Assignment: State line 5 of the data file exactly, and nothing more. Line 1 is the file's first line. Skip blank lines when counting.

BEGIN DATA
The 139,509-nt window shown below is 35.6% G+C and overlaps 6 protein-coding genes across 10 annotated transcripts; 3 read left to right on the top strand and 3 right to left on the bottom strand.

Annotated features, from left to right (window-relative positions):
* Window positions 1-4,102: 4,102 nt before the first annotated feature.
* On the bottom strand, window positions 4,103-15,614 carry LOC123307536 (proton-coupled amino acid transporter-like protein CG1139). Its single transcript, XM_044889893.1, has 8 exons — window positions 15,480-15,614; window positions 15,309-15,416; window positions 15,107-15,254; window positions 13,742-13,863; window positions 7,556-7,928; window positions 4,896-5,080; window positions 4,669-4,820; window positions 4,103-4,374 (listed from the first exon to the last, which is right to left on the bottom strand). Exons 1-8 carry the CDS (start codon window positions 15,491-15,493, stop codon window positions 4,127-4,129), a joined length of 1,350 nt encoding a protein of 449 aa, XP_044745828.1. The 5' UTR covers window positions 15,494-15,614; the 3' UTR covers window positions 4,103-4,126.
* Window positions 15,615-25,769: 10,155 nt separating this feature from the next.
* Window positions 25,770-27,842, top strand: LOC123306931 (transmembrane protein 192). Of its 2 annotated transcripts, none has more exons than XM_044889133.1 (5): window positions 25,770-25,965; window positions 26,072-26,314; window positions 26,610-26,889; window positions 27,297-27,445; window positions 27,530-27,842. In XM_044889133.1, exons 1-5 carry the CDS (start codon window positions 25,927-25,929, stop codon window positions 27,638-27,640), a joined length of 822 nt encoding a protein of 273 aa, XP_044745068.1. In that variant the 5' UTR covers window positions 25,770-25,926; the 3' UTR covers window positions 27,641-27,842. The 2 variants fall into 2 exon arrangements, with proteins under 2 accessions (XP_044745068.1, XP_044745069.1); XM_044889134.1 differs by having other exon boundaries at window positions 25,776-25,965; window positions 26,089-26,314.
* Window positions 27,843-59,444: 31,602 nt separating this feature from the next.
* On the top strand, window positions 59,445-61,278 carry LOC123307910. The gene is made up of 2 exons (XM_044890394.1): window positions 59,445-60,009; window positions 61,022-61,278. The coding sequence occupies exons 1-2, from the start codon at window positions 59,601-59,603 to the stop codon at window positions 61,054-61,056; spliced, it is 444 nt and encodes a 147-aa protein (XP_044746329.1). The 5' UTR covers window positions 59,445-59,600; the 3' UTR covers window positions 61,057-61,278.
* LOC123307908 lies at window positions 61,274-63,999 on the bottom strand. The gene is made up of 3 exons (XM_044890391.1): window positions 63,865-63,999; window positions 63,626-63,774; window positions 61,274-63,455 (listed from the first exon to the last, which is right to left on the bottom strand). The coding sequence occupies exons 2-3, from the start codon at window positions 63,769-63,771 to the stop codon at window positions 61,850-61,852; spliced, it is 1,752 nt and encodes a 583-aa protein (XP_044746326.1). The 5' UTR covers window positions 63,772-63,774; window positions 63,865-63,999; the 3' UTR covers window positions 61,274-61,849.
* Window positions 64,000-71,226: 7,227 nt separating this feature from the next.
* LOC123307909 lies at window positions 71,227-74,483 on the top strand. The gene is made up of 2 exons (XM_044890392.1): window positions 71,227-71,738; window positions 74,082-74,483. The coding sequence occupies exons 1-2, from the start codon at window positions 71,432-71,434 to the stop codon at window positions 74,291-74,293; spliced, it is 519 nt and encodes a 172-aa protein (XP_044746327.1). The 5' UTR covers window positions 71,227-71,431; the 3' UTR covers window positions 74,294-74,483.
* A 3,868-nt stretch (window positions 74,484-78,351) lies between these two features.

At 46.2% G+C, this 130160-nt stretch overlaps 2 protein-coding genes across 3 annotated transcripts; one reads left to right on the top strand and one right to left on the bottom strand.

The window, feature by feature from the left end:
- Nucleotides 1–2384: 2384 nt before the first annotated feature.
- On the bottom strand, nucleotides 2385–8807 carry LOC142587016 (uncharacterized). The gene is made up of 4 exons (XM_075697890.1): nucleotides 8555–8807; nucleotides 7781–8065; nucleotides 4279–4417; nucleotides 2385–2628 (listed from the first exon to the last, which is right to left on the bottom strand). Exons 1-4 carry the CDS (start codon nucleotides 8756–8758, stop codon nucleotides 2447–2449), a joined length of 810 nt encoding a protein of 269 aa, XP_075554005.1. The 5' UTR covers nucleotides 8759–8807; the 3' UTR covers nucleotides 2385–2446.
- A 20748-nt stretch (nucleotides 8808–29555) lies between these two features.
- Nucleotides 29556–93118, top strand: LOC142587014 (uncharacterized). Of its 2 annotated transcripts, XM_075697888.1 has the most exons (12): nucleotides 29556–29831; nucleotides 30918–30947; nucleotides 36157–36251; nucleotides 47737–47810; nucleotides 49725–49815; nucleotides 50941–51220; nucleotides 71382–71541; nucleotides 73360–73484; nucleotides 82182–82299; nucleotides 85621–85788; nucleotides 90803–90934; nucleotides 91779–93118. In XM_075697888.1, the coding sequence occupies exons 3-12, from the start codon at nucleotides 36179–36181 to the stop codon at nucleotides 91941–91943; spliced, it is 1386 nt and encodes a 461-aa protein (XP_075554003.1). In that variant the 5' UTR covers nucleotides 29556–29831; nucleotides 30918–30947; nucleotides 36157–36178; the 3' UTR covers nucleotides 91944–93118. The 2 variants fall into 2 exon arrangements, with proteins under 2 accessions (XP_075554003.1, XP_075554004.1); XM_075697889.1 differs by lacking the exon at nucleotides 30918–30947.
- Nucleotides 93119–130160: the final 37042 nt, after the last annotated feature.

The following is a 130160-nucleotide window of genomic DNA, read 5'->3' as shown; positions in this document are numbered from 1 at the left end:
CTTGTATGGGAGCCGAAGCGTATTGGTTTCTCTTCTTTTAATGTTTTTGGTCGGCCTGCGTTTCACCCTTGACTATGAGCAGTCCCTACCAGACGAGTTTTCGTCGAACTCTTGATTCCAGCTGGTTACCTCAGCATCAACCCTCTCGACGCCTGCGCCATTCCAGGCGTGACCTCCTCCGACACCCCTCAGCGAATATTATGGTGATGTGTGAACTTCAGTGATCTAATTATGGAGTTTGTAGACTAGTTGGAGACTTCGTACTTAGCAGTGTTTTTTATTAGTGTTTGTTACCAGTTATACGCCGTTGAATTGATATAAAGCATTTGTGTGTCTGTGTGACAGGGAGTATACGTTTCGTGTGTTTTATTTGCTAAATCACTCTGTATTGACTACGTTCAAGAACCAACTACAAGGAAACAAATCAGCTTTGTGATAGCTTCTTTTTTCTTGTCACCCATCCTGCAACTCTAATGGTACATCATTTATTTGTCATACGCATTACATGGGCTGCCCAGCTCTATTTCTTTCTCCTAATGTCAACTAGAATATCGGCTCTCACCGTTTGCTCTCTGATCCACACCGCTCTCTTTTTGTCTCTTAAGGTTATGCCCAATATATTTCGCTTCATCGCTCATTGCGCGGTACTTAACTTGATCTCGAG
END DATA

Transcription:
* Window positions 15,615-25,769: 10,155 nt separating this feature from the next.